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Re: [dmidecode] [PATCH 1/2] dmidecode: Use the most appropriate unit for

From: Jean Delvare
Subject: Re: [dmidecode] [PATCH 1/2] dmidecode: Use the most appropriate unit for cache size
Date: Tue, 18 Dec 2018 13:40:47 +0100

Hi Robert,

On Mon, 17 Dec 2018 15:50:18 +0000, Elliott, Robert (Persistent Memory) wrote:
> > -----Original Message-----
> > From: dmidecode-devel <address@hidden>
> > On Behalf Of Jean Delvare
> > Sent: Tuesday, December 11, 2018 2:20 PM
> > To: address@hidden
> > Subject: [dmidecode] [PATCH 1/2] dmidecode: Use the most appropriate unit
> > for cache size
> > 
> > As newer CPUs have larger and larger cache, using kB to represent the
> > cache size is getting less convenient. Reuse the same function we have
> > for system memory size so that large units will be used as
> > appropriate. For example, a cache size reported as "20 MB" looks nicer
> > than as "20480 kB".
> > -           if (code >= 0x8000)
> > -                   printf(" %u MB", code >> 4);
> > -           else
> > -                   printf(" %u kB", code << 6);
> > +           size.l = code << 6;
> > +           size.h = code >> 26;
> >     }
> >     else
> > -           printf(" %u kB", code);  
> The value might not be an integer multiple of the larger prefix; if so,
> then you should either use floating point to show the fractional number
> (my recommendation), or stick with the smaller prefix.

The code above is not trimming any bit. The value passed to
dmi_print_memory_size() is an integer computed from the data encoded in
the DMI table.

The logic in dmi_print_memory_size() could indeed trim bits in theory:

         * Now we find the highest unit with a non-zero value. If the following
         * is also non-zero, we use that as our base. If the following is zero,
         * we simply display the highest unit.

In practice however, it is not supposed to happen:

         * In practice, it is expected that only one or two
         * (consecutive) of these will be non-zero.

I have a huge collection of DMI table dumps and I have only ever seen
one case where this expectation wasn't met:

Handle 0x0028, DMI type 19, 31 bytes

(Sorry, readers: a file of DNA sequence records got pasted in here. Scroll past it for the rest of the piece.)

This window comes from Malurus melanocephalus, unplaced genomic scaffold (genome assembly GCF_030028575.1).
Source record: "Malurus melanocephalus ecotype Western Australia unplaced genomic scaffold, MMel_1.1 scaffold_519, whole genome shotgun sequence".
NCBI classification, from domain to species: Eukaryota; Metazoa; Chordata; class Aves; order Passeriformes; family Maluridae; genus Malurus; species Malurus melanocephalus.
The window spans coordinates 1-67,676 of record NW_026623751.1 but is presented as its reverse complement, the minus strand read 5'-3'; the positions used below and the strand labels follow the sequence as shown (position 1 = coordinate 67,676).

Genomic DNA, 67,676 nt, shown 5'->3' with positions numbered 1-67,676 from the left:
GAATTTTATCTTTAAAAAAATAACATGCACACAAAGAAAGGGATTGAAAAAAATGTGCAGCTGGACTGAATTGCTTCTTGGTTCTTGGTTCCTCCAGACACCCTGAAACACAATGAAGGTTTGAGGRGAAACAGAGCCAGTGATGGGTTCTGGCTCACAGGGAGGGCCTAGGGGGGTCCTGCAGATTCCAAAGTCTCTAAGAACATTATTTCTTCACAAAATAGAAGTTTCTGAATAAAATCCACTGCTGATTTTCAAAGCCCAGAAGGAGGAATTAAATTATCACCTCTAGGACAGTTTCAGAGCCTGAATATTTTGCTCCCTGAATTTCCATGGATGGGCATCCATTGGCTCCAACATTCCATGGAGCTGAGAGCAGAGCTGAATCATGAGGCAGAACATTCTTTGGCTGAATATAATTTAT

Memory Array Mapped Address
        Starting Address: 0x0000000020000000k
        Ending Address: 0x000000007EFBFFFFk
        Range Size: 1519 MB
        Physical Array Handle: 0x0026
        Partition Width: 1

0x7EFBFFFF - 0x20000000 + 1 is 0x5EFC0000 which actually spans over 3
units: 1 GB + 495 MB + 768 kB.

(As a side note, the "k" at the end of the Starting Address and Ending
Address fields look wrong to me. I can't explain why they are here, the
specification clearly states that the extended values are in bytes, and
even for the non-extended values, which were in kB, the code is
converting them to bytes before printing them. Hmmpf, fishy.)

You are asking the question of how such a value should be displayed.

I'm not sure how a fractional number would improve the readability.
Would you really prefer "1519.75 MB" instead of "1519 MB"? I can't see
how it helps, especially when you can't guarantee a fully accurate
representation of the value anyway. Or would you go for "1.48 GB"?
That's possibly easier to read, but less accurate.

As to using the smallest unit which keeps the value fully accurate,
that would be kB in this case, so we would display "1556224 kB". This
is too many digits for my eyes to split in groups of 3 and have an
immediate estimation of how large the entity is.

All in all I still believe that the approach I took 8 years ago is the
best compromise between readability and accuracy. But if a majority of
users have a different opinion, I am ready to discuss a change.

But first of all: which problem are you trying to solve?

> Consider using this opportunity to switch to the SI-recommended IEC-defined
> prefixes for binary multiples: KiB (1024) and MiB (1024*1024) rather than
> KB (1000) and MB (1000*1000).

That would make some sense indeed, even though I think nobody sane uses
non-binary units for memory capacity, so I do not think the current
output is ambiguous. Only HDD and SSD vendors are doing it (and THAT is
confusing), presumably for marketing reasons ... using proper units
would make their drives look smaller than the competition.

That's a separate issue though, and such a change would have to be done
consistently in the whole dmidecode output and source code.

Jean Delvare
SUSE L3 Support

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